Well-Known Member
Jun 5, 2013
7,656
8,935
Austin, TX
I suspect we don't have the 30,000 foot view that whoever made the decision inside Tesla had. As a result, we have no way of understanding why they moved from a 72A charger to a 48A.
Whatever the reason, I think we would all agree that the marketing-speak, insulting our intelligence explanation given in Tesla's email to Model X reservation holders was not the reason.
 

Larry Chanin

President, Florida Tesla Enthusiasts
Moderator
Aug 22, 2011
4,937
813
Sarasota, Florida
Well said Larry. It's rare that the next version of a company's product removes functionality that existed in the previous version. I have to admit, I was pretty excited about a 72A charger being standard when the details first leaked. I suspect we don't have the 30,000 foot view that whoever made the decision inside Tesla had. As a result, we have no way of understanding why they moved from a 72A charger to a 48A.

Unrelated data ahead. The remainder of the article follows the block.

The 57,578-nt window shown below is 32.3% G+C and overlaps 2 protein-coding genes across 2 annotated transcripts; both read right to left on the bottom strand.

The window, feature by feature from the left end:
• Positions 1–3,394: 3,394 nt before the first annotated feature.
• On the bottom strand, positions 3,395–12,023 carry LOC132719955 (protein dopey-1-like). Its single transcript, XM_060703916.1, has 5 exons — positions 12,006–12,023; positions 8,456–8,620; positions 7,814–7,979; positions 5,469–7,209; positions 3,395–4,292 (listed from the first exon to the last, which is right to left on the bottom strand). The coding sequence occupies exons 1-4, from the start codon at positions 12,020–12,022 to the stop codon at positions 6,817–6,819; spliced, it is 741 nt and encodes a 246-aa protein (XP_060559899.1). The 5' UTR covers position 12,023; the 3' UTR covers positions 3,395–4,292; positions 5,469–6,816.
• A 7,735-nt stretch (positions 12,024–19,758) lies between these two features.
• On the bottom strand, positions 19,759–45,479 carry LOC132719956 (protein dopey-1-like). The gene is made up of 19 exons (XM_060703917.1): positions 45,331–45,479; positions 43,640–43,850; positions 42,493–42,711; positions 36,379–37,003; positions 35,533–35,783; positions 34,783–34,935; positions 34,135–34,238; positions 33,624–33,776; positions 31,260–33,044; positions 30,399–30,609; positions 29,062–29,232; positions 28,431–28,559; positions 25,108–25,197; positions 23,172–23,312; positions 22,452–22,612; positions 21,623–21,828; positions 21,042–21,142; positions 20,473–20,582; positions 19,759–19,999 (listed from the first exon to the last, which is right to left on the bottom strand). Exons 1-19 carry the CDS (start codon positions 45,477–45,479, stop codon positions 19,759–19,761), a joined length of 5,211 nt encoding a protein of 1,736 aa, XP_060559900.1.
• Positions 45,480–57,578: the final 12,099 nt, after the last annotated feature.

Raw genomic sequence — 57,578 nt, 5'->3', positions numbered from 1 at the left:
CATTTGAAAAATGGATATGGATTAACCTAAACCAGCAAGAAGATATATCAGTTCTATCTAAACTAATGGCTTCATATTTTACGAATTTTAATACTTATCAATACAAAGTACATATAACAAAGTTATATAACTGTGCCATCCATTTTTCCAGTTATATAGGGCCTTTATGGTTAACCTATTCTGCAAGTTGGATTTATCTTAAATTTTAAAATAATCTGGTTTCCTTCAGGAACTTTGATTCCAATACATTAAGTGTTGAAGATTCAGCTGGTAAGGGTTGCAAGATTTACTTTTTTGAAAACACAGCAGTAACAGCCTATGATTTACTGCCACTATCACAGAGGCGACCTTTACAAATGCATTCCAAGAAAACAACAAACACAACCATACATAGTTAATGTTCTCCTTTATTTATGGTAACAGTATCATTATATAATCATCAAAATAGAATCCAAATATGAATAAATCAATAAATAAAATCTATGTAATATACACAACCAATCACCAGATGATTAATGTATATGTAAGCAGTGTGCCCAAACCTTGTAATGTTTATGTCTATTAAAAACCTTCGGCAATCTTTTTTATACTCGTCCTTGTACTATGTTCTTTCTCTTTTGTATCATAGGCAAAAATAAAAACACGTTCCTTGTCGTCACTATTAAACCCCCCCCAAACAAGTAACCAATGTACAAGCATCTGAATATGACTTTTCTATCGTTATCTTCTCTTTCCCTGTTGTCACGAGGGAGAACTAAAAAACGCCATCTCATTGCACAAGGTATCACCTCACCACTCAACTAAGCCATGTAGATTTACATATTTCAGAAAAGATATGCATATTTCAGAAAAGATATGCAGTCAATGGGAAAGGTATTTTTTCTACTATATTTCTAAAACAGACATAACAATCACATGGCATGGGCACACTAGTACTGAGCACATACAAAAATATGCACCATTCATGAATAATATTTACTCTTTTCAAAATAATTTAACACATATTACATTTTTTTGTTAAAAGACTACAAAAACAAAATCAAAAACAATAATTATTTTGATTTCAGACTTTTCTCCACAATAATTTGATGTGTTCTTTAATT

Hi Ethan,

Regarding the removal of the dual charger factory option for Model Ss, I have discussed this with Tesla management and I do have a bit of a feel for their reasoning. I am not comfortable discussing it in public. Suffice it to say I politely told them that their reasoning was flawed.

I do not have insights into why they apparently moved to a 48 amp charger for the Model X, but my guess is that it had more to do with start-up production and supplier issues. We can only hope that after production issues get ironed out that Tesla will reexamine this situation and correct it both for the Model S and X.

Larry
 

Cosmacelf

Well-Known Member
Supporting Member
Mar 6, 2013
10,259
30,828
San Diego
Hey folks, assuming the ship has sailed on this one (everyone has sent a polite email to Tesla expressing their disappointment in a single 48A charger, right?), here's another poll that asks if you would pay $2,000 to upgrade your 48A charger to something better if Tesla were to come out with such a retrofit. I've used this third party polling site so that I can also post this question over on the Tesla company forums.

Poll - EasyPolls.net